BBQ: Greek style whole lamb

There is something very primal about cooking an entire animal in one go.  It also requires a lot of time, patience and beer to do correctly.


  • 15kg whole lamb
  • 12 lemons
  • 24+ beers

Animal selection & preparation

The most critical is to select an appropriate animal for cooking.  For most of us, this means speaking with your local butcher in advance so that they can find you the perfect beast.  For this recipe, I am using a 15kg spring lamb.  This is about as big as I could manage on the 120cm spit roasting pole that I am using.

Its also important to name your lamb.  Here we have "Lambert", sitting on the counter at my local butcher.  As a ball park cost, Lambert cost me about $120.

Attaching your beast to the pole is tricky.  Essentially the pole goes through the upper chest of your beast, then out its rectum.  Hooks go through the animal's spine and the pole to keep him securely attached to the pole, while its legs are hooked through the attachment.  

Place 3 or 4 cut up lemons into the body cavity and stitch him up.

In my case I didn't have any proper butcher's string or wire, so I cut up coat hangers and bent them with pliers which actually worked really well.

With your beast on the pole, all stitched up its time for the hardest part of the cook, ensuring that the lamb is properly balanced on the pole.  Once you have moved the pole onto the barbecue, start the motor up to ensure that it spins evenly.  If the weighting is not correct, your beast will "fall" down one side then get stuck as the rotisserie tries to lift the heavier side.  This will not only result in uneven cooking, but also potentially break your motor.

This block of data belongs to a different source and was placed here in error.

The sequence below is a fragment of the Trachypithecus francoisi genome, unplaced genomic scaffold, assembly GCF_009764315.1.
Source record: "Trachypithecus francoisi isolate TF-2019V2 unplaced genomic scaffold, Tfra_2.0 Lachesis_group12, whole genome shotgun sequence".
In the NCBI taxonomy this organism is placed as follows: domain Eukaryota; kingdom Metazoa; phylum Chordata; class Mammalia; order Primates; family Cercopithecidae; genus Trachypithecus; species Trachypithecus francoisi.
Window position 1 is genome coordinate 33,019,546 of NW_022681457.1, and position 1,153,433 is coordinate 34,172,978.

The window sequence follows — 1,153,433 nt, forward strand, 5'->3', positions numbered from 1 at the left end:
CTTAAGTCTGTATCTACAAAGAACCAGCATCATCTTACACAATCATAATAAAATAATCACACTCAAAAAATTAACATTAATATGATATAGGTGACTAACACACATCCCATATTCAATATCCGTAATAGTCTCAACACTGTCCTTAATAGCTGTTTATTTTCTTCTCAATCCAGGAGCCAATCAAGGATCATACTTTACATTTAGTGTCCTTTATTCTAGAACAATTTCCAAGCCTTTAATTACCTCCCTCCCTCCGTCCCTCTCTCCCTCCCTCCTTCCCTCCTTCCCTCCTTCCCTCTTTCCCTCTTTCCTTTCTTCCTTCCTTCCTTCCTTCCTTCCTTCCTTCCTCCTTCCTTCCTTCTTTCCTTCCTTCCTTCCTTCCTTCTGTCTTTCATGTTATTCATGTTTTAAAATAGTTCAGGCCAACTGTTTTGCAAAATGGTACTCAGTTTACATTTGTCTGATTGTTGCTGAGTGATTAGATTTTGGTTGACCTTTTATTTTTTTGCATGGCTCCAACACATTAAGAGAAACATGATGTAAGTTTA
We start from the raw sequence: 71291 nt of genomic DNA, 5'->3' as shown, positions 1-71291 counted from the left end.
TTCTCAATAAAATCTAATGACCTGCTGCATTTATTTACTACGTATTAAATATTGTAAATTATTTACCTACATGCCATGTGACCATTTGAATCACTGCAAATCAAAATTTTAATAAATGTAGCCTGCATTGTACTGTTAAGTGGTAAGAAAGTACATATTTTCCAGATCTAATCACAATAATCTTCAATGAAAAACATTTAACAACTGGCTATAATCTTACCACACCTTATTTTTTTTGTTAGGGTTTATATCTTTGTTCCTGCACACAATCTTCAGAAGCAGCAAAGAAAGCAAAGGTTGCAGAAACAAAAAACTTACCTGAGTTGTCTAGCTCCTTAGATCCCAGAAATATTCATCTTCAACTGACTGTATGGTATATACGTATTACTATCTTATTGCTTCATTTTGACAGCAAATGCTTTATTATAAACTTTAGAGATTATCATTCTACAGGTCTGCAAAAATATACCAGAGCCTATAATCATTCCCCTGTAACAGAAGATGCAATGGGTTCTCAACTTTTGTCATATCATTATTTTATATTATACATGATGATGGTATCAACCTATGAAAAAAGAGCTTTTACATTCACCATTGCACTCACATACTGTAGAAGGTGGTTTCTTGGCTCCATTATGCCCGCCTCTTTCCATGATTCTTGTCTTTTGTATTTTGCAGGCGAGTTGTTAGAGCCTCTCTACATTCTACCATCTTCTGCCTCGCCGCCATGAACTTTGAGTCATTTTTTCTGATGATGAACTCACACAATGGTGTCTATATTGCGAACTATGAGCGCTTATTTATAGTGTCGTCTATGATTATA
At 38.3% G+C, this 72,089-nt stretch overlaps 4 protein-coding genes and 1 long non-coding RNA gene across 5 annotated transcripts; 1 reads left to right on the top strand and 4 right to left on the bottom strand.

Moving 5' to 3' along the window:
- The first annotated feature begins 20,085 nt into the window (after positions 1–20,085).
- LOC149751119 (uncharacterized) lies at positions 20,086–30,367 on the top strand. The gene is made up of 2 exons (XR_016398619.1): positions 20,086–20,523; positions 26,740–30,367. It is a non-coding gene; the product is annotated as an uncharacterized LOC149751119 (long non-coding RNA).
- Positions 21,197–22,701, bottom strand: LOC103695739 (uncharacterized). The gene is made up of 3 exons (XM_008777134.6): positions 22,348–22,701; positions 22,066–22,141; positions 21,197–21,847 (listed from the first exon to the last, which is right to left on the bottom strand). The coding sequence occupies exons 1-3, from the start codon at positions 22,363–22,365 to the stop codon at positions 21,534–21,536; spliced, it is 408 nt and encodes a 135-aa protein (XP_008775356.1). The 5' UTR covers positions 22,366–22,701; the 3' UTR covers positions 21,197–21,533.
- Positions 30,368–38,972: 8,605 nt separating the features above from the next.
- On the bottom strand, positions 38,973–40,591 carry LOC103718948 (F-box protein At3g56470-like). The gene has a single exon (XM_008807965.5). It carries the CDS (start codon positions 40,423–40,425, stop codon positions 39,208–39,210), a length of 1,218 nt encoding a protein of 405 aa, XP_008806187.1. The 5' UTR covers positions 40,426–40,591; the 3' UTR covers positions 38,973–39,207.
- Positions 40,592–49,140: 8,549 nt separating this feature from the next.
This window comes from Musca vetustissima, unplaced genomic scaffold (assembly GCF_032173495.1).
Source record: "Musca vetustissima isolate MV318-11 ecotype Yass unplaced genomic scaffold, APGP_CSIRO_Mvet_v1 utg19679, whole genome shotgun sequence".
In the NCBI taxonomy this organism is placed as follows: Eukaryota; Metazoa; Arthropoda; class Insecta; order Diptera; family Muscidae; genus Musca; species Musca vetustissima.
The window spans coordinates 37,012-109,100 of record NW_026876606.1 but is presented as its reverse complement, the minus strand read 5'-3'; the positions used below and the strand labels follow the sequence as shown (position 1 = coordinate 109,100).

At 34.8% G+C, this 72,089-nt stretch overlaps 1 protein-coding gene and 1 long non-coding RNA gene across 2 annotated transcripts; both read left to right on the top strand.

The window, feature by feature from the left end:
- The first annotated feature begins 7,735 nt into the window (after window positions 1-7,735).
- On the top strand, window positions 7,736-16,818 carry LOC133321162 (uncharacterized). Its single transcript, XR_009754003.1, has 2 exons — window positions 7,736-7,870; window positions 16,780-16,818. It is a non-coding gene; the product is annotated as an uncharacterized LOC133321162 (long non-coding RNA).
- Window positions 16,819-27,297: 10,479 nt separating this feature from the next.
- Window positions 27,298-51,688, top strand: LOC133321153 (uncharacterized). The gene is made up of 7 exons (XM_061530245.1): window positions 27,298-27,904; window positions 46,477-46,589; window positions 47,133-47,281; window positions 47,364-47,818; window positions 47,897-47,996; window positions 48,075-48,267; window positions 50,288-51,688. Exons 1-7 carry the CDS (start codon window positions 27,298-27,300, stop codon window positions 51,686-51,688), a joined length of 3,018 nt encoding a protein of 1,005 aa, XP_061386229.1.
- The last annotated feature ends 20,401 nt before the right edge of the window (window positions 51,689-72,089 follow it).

Rub salt and pepper all over your beast, so that as he cooks, the fat and juices have something to hang on to.


Start a nice big fire in your rotisserie, I personally try to start with paper and kindling, but if you feel like cheating then I guess you could use fire lighters.



You will want to set aside at least 6 hours to cook your lamb (12-14 beers).  "Low and Slow" is always the best for cooking any meat, and it's doubly true for doing a whole animal in one go!

Prepare a big bowl of oil and lemon in approximately even quantities.  I'd start with about 6 lemons and an equal portion of oil.  Season liberally with salt and pepper and oregano.

Cook the lamb, basting each 20 minutes (or every second beer).

Keep in mind that as you cook, the lamb will crack and shift.  This means that it may become unbalanced on the spit, so you will have to keep a keen eye on it (well as keen as your beer goggles will allow).

For extra authenticity and to impress your friends, start basting the lamb with a bunch of basil.




Carving the lamb is surprisingly friend’s enjoyable (although the hundred beers consumed may have played a role).  The key is to avoid cutting your freinds fingers off as they try to sneak a taste of the delicious, succulent meat. 

We all enjoyed Lambert on pita bread complete with tomato, lettuce, onion, garlic sauce, chilli sauce and of course, more lemon!